Bringing Optical Networking to the World

By By Stephanie Sides, Director of Communications, Calit2

September 19, 2005

Some call it “guerilla networking,” which it is in spades. Networking experts and applications scientists are showing up this week — several days before “showtime,” as they call it — to port their codes to machines in San Diego and connect to colleagues around the globe with more bandwidth than is likely to be available at their home institutions. They want to put on their best faces, of course, because the world is watching. We're talking about iGrid 2005, the biennial “Woodstock of Networking” workshop taking place Sept. 26-30 at at Calit2 in San Diego.

But some demos might not work the first time. The reason is because the scientists are pushing the limits to solve more complex problems at faster rates (100 Gbps to the rest of the world) over greater distances, assisted by the planet's most knowledgeable and daring networking engineers and computer scientists.

iGrid is a workshop, not a professional conference, so participants are not afraid of public failure. In fact, it's just the opposite, as many go on to win Land Speed and Bandwidth Challenge awards at subsequent conferences such as the annual Supercomputing conference. The point is: this is where the networking action is. That's why it's research. That's why it's called “state of the art.” But that's also why it's incredibly exciting.

Meanwhile, the lead iGrid network engineers are beyond busy, architecting and putting in place complicated network links across international domains to enable each demo to function at its highest capacity. They need to be mentioned by name because they are the magicians of the ether: Linda Winkler from Argonne National Laboratory and Alan Verlo from the Electronic Visualization Lab at the University of Illinois at Chicago.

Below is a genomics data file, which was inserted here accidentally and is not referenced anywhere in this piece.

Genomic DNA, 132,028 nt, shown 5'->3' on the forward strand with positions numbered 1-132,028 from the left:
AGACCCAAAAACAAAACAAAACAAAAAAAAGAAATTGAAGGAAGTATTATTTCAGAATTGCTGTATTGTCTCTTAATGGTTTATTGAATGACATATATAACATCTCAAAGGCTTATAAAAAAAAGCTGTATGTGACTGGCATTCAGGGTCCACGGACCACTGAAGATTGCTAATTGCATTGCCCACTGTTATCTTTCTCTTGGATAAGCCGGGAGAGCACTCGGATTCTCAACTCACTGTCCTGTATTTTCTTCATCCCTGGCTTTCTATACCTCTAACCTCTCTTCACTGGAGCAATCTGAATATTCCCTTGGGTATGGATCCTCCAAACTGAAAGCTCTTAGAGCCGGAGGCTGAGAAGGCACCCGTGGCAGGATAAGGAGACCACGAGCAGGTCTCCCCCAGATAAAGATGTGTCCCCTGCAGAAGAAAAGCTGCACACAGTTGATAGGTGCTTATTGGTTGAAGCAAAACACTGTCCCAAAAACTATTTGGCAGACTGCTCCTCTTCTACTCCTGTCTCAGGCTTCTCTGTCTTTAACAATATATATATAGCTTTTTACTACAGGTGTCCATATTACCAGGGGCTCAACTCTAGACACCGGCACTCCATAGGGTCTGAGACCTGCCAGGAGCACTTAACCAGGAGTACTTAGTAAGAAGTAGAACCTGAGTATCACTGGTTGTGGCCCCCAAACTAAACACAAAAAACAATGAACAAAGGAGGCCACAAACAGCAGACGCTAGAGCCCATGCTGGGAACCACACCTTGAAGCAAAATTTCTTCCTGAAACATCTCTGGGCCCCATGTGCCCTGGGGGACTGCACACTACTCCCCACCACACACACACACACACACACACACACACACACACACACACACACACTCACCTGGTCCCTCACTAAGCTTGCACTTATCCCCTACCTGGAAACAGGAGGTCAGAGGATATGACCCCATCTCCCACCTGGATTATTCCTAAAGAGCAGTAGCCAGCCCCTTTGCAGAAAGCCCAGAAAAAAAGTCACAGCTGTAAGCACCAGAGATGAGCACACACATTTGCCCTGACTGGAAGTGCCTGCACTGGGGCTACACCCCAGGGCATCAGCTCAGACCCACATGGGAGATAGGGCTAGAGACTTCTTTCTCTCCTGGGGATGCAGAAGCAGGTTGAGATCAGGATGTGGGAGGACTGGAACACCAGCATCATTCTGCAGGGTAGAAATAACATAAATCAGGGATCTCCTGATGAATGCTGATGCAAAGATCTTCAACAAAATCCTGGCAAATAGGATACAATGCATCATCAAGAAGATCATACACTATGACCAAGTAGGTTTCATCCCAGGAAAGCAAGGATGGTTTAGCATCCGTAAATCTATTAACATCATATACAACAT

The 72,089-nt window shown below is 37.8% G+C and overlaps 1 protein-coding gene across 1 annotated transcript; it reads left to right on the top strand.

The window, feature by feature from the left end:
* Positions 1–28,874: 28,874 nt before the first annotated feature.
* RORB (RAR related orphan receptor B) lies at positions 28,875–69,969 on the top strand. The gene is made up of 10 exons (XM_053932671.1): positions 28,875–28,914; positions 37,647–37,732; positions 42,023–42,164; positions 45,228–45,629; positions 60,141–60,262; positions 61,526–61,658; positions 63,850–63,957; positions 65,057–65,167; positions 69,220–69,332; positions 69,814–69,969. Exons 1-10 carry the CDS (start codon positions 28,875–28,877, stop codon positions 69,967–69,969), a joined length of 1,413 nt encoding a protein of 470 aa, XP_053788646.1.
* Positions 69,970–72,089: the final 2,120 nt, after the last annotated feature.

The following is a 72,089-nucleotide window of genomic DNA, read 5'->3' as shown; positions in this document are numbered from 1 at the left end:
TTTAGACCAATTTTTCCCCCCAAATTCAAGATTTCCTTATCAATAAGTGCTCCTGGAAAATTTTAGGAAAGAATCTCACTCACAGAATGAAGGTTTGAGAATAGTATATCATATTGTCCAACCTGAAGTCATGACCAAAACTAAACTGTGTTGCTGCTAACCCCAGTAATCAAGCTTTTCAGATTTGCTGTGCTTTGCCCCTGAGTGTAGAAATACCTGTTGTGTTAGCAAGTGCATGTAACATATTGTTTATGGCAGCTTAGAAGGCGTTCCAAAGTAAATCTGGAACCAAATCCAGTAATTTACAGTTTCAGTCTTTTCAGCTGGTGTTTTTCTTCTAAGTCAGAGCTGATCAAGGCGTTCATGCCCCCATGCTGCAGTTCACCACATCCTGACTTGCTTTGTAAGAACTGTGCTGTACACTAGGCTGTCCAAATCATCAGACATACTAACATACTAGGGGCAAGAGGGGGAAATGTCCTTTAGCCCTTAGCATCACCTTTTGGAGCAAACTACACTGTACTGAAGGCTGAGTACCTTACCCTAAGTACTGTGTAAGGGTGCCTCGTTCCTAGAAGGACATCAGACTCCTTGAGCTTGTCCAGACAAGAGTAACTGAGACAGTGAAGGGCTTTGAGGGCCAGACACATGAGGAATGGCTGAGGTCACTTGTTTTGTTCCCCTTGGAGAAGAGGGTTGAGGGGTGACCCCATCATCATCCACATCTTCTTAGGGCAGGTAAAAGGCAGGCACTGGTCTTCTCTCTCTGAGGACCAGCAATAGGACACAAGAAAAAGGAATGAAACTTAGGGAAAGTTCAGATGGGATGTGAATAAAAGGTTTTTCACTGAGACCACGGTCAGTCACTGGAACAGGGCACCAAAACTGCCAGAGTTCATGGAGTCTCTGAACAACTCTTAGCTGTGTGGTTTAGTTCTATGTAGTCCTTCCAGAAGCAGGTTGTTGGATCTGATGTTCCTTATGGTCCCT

Larry Smarr, director of the California Institute for Telecommunications and Information Technology (Calit2) and official host of the event, calls iGrid the “Woodstock of Networking.” That might date him somewhat, he says, which is ironic for this visionary, but it does underscore the watershed impact this event is having.

Maxine Brown and Tom DeFanti, co-chairs of this event, conceived iGrid in 1998 after the U.S. National Science Foundation funded them to create STAR TAP, a persistent infrastructure to connect the world's research and education networks, and wanted to determine which meritorious applications used it. So, having spent years organizing the ACM SIGGRAPH conference, they turned their attention and skills to help shape the advanced networking community.

Over the last 10 years, Brown and DeFanti have been drawing together the international advanced networking community. Countries such as the Netherlands, Canada, Japan, China and Korea are key among the 20 countries planning to participate. While still small in absolute numbers, this community is growing.

The pioneers who saw the benefits of optical networking started meeting in 2001 in Amsterdam. At its 2003 meeting in Reykjavik, Iceland, this group gave itself a name — the Global Lambda Integrated Facility.